Donavan, Dr. Janet. “Part IV: Capitalism, Individualism, and Reform, 1865 – 1932, The Progressive Era (Cont.)” University of Colorado – Boulder. Clare 207 Boulder CO. Class Lecture. 07 Apr. 2015.
Harvey, Philip. “Learning From The New Deal.” Review Of Black Political Economy 39.1 (2012): 87-105. Business Source Complete. Web. 14 Apr. 2015.
Kramnick, Isaac, and Theodore J. Lowi. “A Second Bill of Rights.” American Political Thought: A Norton Anthology. New York: W.W. Norton, 2009. 1190-191. Print.
Kramnick, Isaac, and Theodore J. Lowi. “First Inaugural Address.” American Political Thought: A Norton Anthology. New York: W.W. Norton, 2009. 1179-83. Print.
Kramnick, Isaac, and Theodore J. Lowi. “Address Before the Wisconsin State Agricultural Society.” American Political Thought: A Norton Anthology. New York: W.W. Norton, 2009. 662-66. Print.
Niemi, William L., and David J. Plante. “The Great Recession, Liberalism, And The Meaning Of The New Deal.” New Political Science 33.4 (2011): 413-427. Academic Search Premier. Web. 14 Apr. 2015.
Plato, and Benjamin Jowett. The Republic. Seattle: Amazon, n.d. http://Www.amazon.com. A Public Domain Book, 13 Apr. 2013. Web. 15 Apr. 2015. <http://www.amazon.com/gp/product/B0082SV87G/ref=docs-os-doi_0>.
Roosevelt, Franklin D. “Second Inaugural Address.” Miller Center. University of Virginia, n.d. Web. 14 Apr. 2015. http://millercenter.org/president/fdroosevelt/speeches/speech-3308
Ross, Dorothy. “Lincoln and the Ethics of Emancipation: Universalism, Nationalism, Exceptionalism.” Journal of American History 96.2 (2009): 379-99. JSTOR. Web. 14 Apr. 2015.
I’ve been published! There was some miscommunication and a few changes of the guard but it’s finally live. A paper I wrote called Pura Vida Wanderlust has been published on a website called Journal2020. I am a part of Volume V Online Edition. A hard copy should be available in the fall (Volume 6). More updates to follow. This is very exciting! Before I forget, here’s the website:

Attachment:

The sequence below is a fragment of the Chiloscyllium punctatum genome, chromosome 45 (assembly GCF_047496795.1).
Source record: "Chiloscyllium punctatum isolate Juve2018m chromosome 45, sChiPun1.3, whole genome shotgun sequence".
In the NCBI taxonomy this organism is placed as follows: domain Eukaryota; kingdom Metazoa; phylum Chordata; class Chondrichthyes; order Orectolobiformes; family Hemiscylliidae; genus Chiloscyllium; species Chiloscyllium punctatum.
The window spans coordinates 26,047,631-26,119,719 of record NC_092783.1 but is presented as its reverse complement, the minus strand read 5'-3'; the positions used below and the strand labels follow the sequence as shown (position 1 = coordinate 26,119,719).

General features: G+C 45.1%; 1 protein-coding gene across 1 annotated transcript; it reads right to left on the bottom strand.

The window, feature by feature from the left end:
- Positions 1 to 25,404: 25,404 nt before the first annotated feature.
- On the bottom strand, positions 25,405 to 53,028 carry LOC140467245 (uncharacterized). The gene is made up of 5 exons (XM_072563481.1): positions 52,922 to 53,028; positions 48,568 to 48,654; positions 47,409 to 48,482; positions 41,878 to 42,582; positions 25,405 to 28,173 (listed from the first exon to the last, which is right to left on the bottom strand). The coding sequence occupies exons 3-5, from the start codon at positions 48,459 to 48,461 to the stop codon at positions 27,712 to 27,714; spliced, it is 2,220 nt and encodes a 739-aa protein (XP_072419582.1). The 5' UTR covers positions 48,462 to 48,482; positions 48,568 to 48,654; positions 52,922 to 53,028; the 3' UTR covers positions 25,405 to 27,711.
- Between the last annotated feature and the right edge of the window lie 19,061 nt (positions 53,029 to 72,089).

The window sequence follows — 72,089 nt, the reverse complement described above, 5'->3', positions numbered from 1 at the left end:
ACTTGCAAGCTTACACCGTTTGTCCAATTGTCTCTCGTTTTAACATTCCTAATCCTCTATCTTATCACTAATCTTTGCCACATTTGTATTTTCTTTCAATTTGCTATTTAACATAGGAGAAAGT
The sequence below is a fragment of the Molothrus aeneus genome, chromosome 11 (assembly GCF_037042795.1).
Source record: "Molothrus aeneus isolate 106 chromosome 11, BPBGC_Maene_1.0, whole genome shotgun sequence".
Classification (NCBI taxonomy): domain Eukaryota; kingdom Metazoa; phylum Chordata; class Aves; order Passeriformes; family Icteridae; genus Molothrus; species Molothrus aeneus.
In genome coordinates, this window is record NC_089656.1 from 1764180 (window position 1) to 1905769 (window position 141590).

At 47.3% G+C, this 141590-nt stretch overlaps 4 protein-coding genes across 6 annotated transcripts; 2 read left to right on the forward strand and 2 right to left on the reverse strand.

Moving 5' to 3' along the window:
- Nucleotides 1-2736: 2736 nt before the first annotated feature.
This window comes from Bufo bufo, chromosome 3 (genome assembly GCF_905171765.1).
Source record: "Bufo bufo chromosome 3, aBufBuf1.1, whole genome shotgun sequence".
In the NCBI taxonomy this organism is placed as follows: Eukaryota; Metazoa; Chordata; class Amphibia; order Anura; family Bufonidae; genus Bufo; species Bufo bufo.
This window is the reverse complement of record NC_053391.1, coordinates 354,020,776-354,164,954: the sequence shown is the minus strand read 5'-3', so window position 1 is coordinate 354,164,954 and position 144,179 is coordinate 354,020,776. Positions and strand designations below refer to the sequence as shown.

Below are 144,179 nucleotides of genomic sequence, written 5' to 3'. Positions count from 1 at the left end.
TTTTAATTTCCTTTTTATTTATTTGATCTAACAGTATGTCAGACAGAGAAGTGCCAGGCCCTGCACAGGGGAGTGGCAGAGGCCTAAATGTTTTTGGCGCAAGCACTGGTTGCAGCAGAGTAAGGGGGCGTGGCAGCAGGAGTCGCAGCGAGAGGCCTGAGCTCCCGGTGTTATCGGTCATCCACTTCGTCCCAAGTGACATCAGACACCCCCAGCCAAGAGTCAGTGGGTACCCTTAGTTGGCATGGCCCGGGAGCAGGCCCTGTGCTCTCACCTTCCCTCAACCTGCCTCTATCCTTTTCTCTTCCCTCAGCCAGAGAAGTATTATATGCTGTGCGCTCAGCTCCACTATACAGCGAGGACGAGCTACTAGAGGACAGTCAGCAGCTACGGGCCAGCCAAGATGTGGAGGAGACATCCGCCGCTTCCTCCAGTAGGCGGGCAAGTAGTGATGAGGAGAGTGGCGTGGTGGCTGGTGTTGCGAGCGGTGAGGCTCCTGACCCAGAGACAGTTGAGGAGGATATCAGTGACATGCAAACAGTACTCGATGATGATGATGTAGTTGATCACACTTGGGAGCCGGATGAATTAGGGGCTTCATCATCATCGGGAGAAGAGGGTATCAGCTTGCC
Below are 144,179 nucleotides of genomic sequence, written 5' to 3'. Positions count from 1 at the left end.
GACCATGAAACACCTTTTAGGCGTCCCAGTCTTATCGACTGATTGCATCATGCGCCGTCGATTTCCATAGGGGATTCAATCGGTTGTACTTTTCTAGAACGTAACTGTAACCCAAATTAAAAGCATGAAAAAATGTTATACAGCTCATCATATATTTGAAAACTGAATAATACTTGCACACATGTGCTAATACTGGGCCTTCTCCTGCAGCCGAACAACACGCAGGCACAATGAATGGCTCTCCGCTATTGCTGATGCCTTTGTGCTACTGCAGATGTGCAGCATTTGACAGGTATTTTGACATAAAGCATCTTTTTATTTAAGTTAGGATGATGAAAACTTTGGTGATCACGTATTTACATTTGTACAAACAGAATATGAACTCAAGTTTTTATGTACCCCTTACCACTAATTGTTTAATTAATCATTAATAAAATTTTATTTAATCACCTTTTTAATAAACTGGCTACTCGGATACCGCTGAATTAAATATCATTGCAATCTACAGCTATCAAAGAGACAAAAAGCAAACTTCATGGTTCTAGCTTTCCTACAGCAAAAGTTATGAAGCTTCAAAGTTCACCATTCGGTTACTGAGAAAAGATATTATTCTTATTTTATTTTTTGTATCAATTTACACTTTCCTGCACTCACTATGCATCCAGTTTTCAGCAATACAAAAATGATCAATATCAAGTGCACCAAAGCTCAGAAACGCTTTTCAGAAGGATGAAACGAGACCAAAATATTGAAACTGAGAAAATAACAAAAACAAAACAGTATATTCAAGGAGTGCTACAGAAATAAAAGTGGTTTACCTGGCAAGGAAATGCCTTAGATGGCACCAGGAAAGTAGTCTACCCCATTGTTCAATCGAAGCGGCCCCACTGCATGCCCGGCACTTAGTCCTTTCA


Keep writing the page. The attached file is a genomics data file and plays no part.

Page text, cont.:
I’m at the bottom. There’s some fantastic stories here. I recommend you take the time to read them. Thank you for reading!
It was four-thirty in the morning and I was running for my life. My vision was blurred and all I could see was a shadowy figure gaining. My shirt was shredded, my jeans torn, matted and sticky with blood. My vision was blurred by alcohol. My skin shimmered with glitter in the pale lighting. I took the right turn down the wrong road and found myself being followed. I was in a mysterious passageway that stretched for miles and millennia. The question in my mind was not who or why I was being chased but how. I had to chase the white rabbit. And once I did, I found myself tumbling down, down, down the rabbit’s hole to nothingness and beyond now with that burning question. How did I get here?
Opinion may vary to what would constitute a quintessential perfect, dreamy vacation. While any argument about touristic intention may be relevant, anyone could agree that tourism at its core provides to the consumer something they may not have access or be able to observe otherwise. In this paper, I will attempt to illustrate and examine an unparalleled adventure to California from Denver and back and the events that unraveled. In order to analyze the story, I will utilize the writings of John Urry’s “The Tourist Gaze,” Jack Selzer’s “Rhetorical Analysis: Understanding Texts Persuade Readers,” and Jerome Bruner’s “The Autobiographical Process.”
In Urry’s piece “The Tourist Gaze,” he writes about the observable behaviors of those who travel. People tend to fall into patterns for the sake of comfort, familiarity, etc. and they view the world through rose-tinted lenses while they travel. With considerable explanation, Selzer dives into the depths of rhetoric. Though several fields of rhetoric are cogitated and discussed, the analysis for this paper will be rhetorically contextual as defined by Selzer. This is an autobiographical account of a travel experience to California and loosely structured to suit Bruner’s autobiographical guidelines. Travelling is not about the destination. It’s not why you leave while you’re alive but how you live once you’ve left. With Urry’s potion and Selzer’s cake, we shall tumble down the rabbit hole and through the doors together.